Source: 2020 Arkansas Senate campaign website Jun 8, 2020

Dan Whitfield: Corporate spending is not speech; end Citizens United

Corporations spending unlimited amounts of money to help candidates get elected is not freedom of speech. When 86% of candidates with more campaign funds get "elected," and most of their finances are coming from huge corporations there is a problem. We can fix this issue, strengthening our democracy, by ending Citizens United.
Source: 2020 Arkansas Senate campaign website Jun 8, 2020

Dan Whitfield: Sued over signature requirement for ballot during pandemic

A lawsuit filed by Whitfield went to trial. Whitfield needed to gather 10,000 but only turned in 6,514. He testified that he was confident in reaching the 10,000 requirement if he'd had more time. He claims the beginning March 12 when Governor Asa Hutchinson began imposing restrictions it severely hampered his efforts and he says he put the safety of his volunteers over the gathering of signatures.
Source: KARK-TV Little Rock NBC-4 on 2020 Arkansas Senate race Jun 2, 2020

Dan Whitfield: Elected officials should give up rights to financial privacy

I believe elected officials should do the same. If running for a public office a candidate should give up the right to financial privacy. Constituents should be able to go online and view their representatives bank accounts. People should be able to see where money is coming from and where it goes. I also believe elected officials should give up their right to plead the fifth amendment. If you want to represent people, don't be a criminal. Period.
Source: 2020 Arkansas Senate campaign website Nov 30, 2019

Asa Hutchinson: Cut outdated regulations and cut government employees

We have cut the size and inefficiency of government. We have worked to cut the red tape. We repealed over 800 outdated and unnecessary regulations, which makes state government less burdensome to taxpayers and businesses. We have reduced the size of the executive branch of state government by more than 1,400 employees. That is a reduction of over 5 percent. This is through improved management practices and attrition, but we can do more.
Source: 2019 State of the State address to the Arkansas legislature Jan 15, 2019

Mark West: Make voter registration easier

Q: Do you support or oppose the statement, "Make voter registration easier"?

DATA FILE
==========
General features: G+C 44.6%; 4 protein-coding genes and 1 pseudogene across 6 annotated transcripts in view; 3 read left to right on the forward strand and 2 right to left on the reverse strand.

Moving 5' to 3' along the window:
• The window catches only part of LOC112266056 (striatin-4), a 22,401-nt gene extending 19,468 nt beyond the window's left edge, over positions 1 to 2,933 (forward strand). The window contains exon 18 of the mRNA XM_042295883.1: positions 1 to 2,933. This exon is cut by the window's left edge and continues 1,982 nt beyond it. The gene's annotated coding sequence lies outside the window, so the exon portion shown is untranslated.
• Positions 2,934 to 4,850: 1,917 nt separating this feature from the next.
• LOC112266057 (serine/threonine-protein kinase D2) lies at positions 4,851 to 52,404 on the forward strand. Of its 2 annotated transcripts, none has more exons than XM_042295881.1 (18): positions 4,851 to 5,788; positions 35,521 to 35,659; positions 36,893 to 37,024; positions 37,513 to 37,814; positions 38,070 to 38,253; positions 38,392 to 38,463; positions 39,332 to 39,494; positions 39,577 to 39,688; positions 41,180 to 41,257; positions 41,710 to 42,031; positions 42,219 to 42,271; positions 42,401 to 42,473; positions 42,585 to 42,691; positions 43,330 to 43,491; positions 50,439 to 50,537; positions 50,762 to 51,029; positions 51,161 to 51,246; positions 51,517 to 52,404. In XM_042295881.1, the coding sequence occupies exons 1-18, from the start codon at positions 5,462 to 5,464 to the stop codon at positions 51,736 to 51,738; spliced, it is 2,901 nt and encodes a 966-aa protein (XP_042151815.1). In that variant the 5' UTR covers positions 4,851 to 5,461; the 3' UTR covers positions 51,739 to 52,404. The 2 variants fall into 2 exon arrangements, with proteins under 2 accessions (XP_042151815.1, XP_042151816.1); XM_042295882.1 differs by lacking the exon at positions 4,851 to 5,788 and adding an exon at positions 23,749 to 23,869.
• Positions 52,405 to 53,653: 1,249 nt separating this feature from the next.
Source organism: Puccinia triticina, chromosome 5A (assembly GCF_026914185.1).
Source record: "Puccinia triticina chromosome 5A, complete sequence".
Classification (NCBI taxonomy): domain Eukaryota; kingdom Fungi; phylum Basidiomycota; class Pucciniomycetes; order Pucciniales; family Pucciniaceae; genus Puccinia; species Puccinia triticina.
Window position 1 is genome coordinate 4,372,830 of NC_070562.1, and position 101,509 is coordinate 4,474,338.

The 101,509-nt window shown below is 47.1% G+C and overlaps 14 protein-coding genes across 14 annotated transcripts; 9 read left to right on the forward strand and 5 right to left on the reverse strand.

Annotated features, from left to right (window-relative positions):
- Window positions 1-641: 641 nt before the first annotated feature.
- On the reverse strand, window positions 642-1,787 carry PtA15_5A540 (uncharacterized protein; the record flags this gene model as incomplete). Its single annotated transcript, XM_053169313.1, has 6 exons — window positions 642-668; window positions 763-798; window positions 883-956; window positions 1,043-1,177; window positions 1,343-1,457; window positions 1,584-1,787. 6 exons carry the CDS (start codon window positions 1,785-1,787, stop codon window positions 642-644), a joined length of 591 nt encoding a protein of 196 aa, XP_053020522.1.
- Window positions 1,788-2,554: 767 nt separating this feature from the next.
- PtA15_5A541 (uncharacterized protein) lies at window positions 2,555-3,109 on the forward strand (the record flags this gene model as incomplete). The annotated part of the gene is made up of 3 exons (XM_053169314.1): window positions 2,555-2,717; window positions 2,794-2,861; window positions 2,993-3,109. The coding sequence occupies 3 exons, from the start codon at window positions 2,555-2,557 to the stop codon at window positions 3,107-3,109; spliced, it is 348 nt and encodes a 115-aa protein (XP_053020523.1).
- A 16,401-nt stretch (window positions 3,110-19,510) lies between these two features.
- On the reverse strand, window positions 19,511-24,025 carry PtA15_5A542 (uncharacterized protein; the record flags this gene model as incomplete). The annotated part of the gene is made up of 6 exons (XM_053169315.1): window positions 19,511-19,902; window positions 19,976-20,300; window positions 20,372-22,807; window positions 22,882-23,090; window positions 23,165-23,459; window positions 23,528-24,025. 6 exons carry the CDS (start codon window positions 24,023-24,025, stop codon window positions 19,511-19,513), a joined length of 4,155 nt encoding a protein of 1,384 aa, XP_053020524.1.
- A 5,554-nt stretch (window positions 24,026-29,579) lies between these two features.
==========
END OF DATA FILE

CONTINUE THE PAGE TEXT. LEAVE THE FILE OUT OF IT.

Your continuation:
A: Support

Source: OnTheIssues interview of 2018 Arkansas governor candidate Apr 28, 2018

Conner Eldridge: Rid the political system of secret, dark money

Conner Eldridge announced the endorsement of End Citizens United, a group committed to ridding the political system of secret, dark money through countering the disastrous effects of Citizens United and reforming the campaign finance system. "There is too much hidden, dark money in politics, which is at the root of why the system is broken and why Americans are so frustrated with government today," said Eldridge. "I fully support complete campaign finance reform and will aggressively work to get dark money out of politics, bring more transparency to the political process, and return power to the people. Time and again, my opponent has voted to protect secret, special interest money and defended Citizens United. Arkansans deserve better than a Senator who supports this institutionalized corruption. As a Senator, I will work tirelessly to overturn the current system and restore openness and integrity to our government."
Source: 2016 AR Senate campaign website Apr 21, 2016

Curtis Coleman: 12-year term limits: citizen legislators and judges

I strongly believe in citizen legislators, and thus I support a 12-year term limit for members of Congress, both in the House and the Senate. That is why I am also pledging to personally serve for no more than 12 years. I also support term limits for Supreme Court Justices.
Source: 2016 Arkansas Senate campaign website, Nov 11, 2015

Nathan LaFrance: Term limits will accomplish with CFR attempts to do